MIAMI, FLORIDA – JUNE 04: MicroStrategy CEO Michael Saylor speaks at the Bitcoin 2021 Convention, a crypto-currency conference held at the Mana Convention Center in Wynwood on June 04, 2021 in Miami, Florida. (Photo by Joe Raedle/Getty Images)
Crypto investors are reeling from the recent market downturn, but few have lost more than Michael Saylor, the tech CEO who’s staked his company’s future on Bitcoin.
Saylor, who was worth $1.6 billion at the beginning of March, saw his net worth drop below the $1 billion mark on Wednesday, according to Forbes estimates. His fortune is largely tied up in MicroStrategy stock and Bitcoin, two assets that have tumbled during the recent market selloff.
Shares of software company MicroStrategy, which Saylor cofounded in 1989, are down more than 61% in the last month, including nearly 30% in the last two days. Bitcoin, the world’s largest cryptocurrency, has fallen 38% since late March, when it traded at around $48,000; it has shed over $300 billion in market value since then.
Few companies have hitched their wagons to Bitcoin as Microstrategy has. The software company, which does not provide services in the cryptocurrency sector, has plowed over $4.5 billion into buying Bitcoin at the direction of Saylor, its CEO. MicroStrategy held 129,218 bitcoins on its balance sheet as of March 31.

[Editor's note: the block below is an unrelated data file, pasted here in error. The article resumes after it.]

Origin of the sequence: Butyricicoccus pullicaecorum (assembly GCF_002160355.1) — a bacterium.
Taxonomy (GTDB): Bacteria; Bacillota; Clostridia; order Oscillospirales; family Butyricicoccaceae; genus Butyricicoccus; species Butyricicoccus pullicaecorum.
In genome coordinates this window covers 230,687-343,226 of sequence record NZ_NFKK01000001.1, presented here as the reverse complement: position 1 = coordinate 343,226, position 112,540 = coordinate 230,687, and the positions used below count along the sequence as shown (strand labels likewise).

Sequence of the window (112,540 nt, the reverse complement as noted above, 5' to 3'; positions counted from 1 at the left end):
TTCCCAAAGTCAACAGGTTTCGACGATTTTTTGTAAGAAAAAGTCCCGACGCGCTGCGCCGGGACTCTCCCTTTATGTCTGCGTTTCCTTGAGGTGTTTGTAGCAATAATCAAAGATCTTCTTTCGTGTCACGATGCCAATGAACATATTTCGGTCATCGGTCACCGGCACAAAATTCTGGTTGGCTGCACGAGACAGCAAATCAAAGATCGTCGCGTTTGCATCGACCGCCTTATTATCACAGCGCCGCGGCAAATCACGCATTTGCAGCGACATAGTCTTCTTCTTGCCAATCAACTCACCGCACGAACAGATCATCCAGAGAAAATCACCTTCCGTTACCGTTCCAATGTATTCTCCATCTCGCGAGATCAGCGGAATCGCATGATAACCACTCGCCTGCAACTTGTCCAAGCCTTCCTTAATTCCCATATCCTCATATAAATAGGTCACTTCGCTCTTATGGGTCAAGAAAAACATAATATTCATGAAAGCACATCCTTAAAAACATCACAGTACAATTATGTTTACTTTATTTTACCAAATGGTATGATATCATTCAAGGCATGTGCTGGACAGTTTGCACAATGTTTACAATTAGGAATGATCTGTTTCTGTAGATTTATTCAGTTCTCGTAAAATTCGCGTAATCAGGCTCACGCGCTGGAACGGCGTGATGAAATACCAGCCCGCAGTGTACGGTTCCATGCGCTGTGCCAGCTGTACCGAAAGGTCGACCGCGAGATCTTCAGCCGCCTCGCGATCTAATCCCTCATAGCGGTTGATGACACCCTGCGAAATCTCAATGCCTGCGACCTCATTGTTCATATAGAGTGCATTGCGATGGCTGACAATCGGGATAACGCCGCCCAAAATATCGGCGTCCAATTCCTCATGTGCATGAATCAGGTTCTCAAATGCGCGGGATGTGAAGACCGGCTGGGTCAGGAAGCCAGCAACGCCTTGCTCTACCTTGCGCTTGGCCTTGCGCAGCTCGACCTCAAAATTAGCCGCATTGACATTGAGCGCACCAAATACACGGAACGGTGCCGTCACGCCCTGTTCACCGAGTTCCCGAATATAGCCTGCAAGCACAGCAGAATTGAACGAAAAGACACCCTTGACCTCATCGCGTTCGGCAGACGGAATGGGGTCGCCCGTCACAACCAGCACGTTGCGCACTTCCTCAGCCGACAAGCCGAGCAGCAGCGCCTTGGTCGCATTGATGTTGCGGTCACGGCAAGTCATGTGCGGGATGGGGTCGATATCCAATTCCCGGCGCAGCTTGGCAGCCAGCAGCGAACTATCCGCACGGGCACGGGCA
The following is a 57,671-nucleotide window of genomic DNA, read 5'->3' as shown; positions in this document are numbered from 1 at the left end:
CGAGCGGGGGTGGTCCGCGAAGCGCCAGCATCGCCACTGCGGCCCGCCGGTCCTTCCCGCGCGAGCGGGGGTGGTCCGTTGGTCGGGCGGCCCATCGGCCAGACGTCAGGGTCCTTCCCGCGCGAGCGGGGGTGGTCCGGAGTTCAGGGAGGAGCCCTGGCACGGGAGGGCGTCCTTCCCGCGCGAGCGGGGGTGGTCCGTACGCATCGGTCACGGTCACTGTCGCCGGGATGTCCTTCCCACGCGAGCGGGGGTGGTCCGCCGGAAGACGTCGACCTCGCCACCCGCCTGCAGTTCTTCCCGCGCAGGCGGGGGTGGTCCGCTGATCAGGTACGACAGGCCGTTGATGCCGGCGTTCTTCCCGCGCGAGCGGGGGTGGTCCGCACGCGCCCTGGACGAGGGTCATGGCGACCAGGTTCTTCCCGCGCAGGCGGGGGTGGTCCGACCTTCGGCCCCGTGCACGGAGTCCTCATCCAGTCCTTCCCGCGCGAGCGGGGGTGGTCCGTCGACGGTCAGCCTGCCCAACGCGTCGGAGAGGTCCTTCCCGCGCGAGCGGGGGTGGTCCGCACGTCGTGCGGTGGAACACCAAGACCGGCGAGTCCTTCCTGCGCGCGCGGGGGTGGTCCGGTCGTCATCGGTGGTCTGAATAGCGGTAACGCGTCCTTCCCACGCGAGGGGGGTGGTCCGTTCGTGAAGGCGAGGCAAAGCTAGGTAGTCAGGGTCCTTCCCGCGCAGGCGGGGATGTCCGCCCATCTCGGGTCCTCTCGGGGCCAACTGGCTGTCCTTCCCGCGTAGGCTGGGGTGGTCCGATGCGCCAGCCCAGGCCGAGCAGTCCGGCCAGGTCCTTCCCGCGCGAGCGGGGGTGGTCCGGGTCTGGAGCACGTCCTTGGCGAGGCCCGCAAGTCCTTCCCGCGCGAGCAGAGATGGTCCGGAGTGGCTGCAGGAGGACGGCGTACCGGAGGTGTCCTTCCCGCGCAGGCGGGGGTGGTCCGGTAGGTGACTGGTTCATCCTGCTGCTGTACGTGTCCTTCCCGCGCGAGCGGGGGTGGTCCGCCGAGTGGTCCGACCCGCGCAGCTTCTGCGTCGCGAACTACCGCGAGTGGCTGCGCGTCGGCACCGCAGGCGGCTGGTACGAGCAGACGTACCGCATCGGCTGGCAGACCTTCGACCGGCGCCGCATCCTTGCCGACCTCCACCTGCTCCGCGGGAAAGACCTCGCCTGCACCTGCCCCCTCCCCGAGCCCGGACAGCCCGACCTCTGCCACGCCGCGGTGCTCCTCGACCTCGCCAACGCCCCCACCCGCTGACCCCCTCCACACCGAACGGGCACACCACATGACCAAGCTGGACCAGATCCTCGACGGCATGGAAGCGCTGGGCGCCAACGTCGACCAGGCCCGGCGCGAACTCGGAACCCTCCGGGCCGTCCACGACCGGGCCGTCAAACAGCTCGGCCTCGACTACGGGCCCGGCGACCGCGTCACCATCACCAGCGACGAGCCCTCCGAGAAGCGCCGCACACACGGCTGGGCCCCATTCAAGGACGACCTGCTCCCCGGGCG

That mega bet is now underwater. MicroStrategy’s average purchase price for Bitcoin was $30,700 per token. The cryptocurrency was trading around $29,700 as of 4pm eastern standard time. MicroStrategy previously reported a $170.1 million impairment charge on its bitcoin holdings for the first quarter of 2022.
MicroStrategy took out a $205 million loan in late March to finance another round of Bitcoin buying at a price of around $48,000 per coin. The loan was backed by MicroStrategy’s Bitcoin holdings. Saylor took to Twitter yesterday to assuage investors about a possible margin call, saying that MicroStrategy had ample collateral to post if necessary.
The value of Saylor’s personal Bitcoin holdings has also declined, although his investment is still doing well. Saylor revealed in October 2020 that he had bought 17,732 bitcoins for an average purchase price of under $10,000 per coin.
A member of The Forbes 400 list of richest Americans in 1999 (then worth $840 million), the 57-year-old Saylor studied aeronautics and astronautics at MIT before founding MicroStrategy in 1989. His fortune swelled during the 1990s dot-com boom, but was wiped out in the wake of an accounting scandal, in which the Securities and Exchange Commission alleged Saylor and MicroStrategy had “materially overstated its revenues and earnings.” Civil charges were settled in 2000.
Saylor’s is not the only crypto fortune to plummet amid the market sell-off. Coinbase’s stock is down more than 66% in the last month, bruising the net worths of its billionaire founders, Brian Armstrong and Fred Ehrsam. Here is how much some of crypto’s wealthiest billionaires have lost during the recent market sell-off.